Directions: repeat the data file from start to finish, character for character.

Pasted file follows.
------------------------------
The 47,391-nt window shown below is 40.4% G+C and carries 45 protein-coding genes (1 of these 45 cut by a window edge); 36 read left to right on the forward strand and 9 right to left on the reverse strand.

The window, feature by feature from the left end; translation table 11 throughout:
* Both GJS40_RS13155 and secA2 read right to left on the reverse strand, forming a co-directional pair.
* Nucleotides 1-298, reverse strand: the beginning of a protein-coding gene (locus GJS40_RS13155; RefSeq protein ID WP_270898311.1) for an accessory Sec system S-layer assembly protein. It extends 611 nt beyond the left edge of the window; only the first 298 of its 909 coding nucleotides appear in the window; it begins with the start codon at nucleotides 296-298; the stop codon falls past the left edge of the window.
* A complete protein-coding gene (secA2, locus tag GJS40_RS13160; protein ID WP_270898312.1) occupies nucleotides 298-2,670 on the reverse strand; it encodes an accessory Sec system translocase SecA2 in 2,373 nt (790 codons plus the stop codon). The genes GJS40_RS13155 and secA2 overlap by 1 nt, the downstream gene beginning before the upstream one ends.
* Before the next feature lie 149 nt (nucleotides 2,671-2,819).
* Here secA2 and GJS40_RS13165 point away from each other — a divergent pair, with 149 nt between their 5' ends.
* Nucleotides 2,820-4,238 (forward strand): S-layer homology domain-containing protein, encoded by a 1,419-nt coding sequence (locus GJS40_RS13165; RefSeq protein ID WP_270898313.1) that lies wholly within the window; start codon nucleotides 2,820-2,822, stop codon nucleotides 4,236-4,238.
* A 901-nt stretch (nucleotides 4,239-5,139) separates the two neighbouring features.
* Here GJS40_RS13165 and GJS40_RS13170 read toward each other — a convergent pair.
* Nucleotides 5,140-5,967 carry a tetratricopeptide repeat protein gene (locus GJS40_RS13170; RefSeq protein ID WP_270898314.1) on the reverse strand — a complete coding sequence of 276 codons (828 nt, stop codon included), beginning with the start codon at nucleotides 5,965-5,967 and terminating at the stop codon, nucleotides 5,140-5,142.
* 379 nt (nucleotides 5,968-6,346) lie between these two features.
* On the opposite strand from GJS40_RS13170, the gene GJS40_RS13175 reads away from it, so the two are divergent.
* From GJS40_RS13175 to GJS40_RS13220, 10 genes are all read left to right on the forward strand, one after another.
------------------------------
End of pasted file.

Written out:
The 47,391-nt window shown below is 40.4% G+C and carries 45 protein-coding genes (1 of these 45 cut by a window edge); 36 read left to right on the forward strand and 9 right to left on the reverse strand.

The window, feature by feature from the left end; translation table 11 throughout:
* Both GJS40_RS13155 and secA2 read right to left on the reverse strand, forming a co-directional pair.
* Nucleotides 1-298, reverse strand: the beginning of a protein-coding gene (locus GJS40_RS13155; RefSeq protein ID WP_270898311.1) for an accessory Sec system S-layer assembly protein. It extends 611 nt beyond the left edge of the window; only the first 298 of its 909 coding nucleotides appear in the window; it begins with the start codon at nucleotides 296-298; the stop codon falls past the left edge of the window.
* A complete protein-coding gene (secA2, locus tag GJS40_RS13160; protein ID WP_270898312.1) occupies nucleotides 298-2,670 on the reverse strand; it encodes an accessory Sec system translocase SecA2 in 2,373 nt (790 codons plus the stop codon). The genes GJS40_RS13155 and secA2 overlap by 1 nt, the downstream gene beginning before the upstream one ends.
* Before the next feature lie 149 nt (nucleotides 2,671-2,819).
* Here secA2 and GJS40_RS13165 point away from each other — a divergent pair, with 149 nt between their 5' ends.
* Nucleotides 2,820-4,238 (forward strand): S-layer homology domain-containing protein, encoded by a 1,419-nt coding sequence (locus GJS40_RS13165; RefSeq protein ID WP_270898313.1) that lies wholly within the window; start codon nucleotides 2,820-2,822, stop codon nucleotides 4,236-4,238.
* A 901-nt stretch (nucleotides 4,239-5,139) separates the two neighbouring features.
* Here GJS40_RS13165 and GJS40_RS13170 read toward each other — a convergent pair.
* Nucleotides 5,140-5,967 carry a tetratricopeptide repeat protein gene (locus GJS40_RS13170; RefSeq protein ID WP_270898314.1) on the reverse strand — a complete coding sequence of 276 codons (828 nt, stop codon included), beginning with the start codon at nucleotides 5,965-5,967 and terminating at the stop codon, nucleotides 5,140-5,142.
* 379 nt (nucleotides 5,968-6,346) lie between these two features.
* On the opposite strand from GJS40_RS13170, the gene GJS40_RS13175 reads away from it, so the two are divergent.
* From GJS40_RS13175 to GJS40_RS13220, 10 genes are all read left to right on the forward strand, one after another.